From Wikipedia, the free encyclopedia
Jump to navigation Jump to search

Amour-propre (French, literally "self-love") means loving oneself, whereas in philosophy it is a debated theory of Jean-Jacques Rousseau that esteem must be found by the approval of others first. Rousseau contrasts it with amour de soi, which also means "self-love", but which does not involve seeing oneself as others see one. According to Rousseau, amour de soi is more primitive and is compatible with wholeness and happiness, while amour-propre is a form of self-love that arose only with the appearance of society and individuals' consequent ability to compare themselves with one another. Rousseau thought that amour-propre was subject to corruption, thereby causing vice and misery. But in addition, by guiding us to seek others' approval and recognition, amour-propre can contribute positively to virtue.[1]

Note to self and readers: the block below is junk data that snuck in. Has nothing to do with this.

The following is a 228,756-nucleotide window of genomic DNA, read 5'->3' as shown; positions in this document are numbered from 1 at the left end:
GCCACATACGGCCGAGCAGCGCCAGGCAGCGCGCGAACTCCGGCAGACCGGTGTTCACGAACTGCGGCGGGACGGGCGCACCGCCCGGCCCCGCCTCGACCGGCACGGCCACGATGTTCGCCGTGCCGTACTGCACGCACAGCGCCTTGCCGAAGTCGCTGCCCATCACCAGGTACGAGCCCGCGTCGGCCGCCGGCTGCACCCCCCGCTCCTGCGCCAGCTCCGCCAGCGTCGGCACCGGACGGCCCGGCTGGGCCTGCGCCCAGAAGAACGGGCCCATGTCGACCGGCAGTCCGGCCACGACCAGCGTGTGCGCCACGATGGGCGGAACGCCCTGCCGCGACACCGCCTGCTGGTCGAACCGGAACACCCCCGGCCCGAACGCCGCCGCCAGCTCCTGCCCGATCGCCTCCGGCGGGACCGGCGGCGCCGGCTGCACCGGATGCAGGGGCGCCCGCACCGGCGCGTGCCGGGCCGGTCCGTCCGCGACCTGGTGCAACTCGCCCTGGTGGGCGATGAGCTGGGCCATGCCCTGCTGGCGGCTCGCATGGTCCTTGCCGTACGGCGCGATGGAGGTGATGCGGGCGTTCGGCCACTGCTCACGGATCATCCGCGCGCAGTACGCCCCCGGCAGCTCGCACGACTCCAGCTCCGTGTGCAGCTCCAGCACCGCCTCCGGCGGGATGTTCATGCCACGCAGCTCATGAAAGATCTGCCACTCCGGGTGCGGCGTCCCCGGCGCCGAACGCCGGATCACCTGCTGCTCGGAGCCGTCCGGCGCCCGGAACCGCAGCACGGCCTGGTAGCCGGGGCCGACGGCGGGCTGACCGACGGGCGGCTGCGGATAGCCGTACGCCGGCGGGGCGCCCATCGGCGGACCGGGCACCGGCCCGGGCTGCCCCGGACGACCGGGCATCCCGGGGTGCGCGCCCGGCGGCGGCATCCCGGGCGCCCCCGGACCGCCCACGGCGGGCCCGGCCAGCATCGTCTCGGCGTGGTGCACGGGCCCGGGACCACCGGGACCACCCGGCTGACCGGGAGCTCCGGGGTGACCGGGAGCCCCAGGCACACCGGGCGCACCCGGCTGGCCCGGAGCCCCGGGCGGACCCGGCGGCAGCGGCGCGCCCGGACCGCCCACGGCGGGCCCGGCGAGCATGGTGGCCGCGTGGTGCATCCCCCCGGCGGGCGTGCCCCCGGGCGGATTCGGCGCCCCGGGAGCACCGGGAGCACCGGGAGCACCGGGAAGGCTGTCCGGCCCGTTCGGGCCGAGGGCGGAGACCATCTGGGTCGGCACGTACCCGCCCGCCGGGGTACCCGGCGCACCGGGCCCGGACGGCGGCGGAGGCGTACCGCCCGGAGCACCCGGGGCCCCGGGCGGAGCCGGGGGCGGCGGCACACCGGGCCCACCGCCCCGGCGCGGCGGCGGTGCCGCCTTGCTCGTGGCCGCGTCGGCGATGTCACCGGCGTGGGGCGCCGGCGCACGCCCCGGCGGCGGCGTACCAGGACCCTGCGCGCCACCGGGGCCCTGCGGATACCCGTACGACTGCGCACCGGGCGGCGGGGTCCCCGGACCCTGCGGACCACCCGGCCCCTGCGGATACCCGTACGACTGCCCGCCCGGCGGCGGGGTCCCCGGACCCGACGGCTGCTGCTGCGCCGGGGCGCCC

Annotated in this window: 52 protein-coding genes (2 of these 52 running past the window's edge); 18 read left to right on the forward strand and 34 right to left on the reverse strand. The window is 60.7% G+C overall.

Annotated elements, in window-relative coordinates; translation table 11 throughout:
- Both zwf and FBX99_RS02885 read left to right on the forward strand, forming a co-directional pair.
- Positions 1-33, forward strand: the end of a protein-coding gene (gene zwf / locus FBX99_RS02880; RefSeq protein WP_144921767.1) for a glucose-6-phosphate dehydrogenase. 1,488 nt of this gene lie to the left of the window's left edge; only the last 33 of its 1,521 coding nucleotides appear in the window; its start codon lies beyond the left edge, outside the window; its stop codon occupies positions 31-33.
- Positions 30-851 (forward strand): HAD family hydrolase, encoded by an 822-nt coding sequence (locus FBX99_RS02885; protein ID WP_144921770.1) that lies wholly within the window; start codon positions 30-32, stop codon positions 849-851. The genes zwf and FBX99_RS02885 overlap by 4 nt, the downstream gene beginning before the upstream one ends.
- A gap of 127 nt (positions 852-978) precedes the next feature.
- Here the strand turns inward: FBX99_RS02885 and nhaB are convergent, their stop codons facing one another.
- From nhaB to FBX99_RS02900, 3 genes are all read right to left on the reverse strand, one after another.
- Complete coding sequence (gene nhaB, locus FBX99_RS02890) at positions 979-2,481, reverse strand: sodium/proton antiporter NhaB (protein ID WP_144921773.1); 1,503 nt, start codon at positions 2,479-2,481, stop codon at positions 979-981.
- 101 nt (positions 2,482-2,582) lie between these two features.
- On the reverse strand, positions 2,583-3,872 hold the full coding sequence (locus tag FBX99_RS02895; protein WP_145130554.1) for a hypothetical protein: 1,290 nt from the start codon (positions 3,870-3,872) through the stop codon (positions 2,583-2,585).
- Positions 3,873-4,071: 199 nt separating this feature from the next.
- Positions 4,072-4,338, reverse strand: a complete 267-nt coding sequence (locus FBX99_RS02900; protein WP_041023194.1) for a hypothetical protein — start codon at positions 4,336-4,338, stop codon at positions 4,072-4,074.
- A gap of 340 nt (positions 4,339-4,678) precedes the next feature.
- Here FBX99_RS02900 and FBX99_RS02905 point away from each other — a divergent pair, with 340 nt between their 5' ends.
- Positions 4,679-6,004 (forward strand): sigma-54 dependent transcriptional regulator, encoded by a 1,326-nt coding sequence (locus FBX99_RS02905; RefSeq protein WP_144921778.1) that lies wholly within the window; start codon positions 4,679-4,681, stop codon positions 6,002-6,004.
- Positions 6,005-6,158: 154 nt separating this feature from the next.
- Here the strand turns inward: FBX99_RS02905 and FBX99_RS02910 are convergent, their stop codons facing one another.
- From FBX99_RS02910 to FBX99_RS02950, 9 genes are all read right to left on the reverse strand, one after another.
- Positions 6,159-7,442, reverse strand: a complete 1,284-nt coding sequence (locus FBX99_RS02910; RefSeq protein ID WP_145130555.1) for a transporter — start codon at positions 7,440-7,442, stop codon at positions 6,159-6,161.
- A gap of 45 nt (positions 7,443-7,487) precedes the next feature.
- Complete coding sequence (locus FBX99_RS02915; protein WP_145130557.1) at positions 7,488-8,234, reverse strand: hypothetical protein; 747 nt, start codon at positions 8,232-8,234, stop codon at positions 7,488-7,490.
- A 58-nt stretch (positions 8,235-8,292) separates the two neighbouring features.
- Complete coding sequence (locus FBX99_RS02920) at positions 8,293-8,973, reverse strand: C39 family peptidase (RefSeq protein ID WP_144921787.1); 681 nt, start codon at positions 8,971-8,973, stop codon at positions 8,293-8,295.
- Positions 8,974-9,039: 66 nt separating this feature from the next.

The term amour-propre predates Rousseau and is found in the writings of Blaise Pascal, La Rochefoucauld, Pierre Nicole, Jacques Abbadie and many others.[2] Pascal detested self-love, self-esteem, ego, vanity as well perhaps, which are interchangeable terms for him, because it puts the self in the place of God. He suggested it was unfair that we are born with the desire to be loved by others, but unavoidable due to the consequence of the Fall, or original sin. Christianity was the only true remedy to this wretched state of man known as amour-propre.[3]

See also[edit]


  1. ^ Jean-Jacques Rousseau (1712–1778) Internet Encyclopedia of Philosophy
  2. ^ L'amour-propre at
  3. ^ "Dossier thématique : Le moi". Pensees de Pascal. Retrieved 4 February 2019.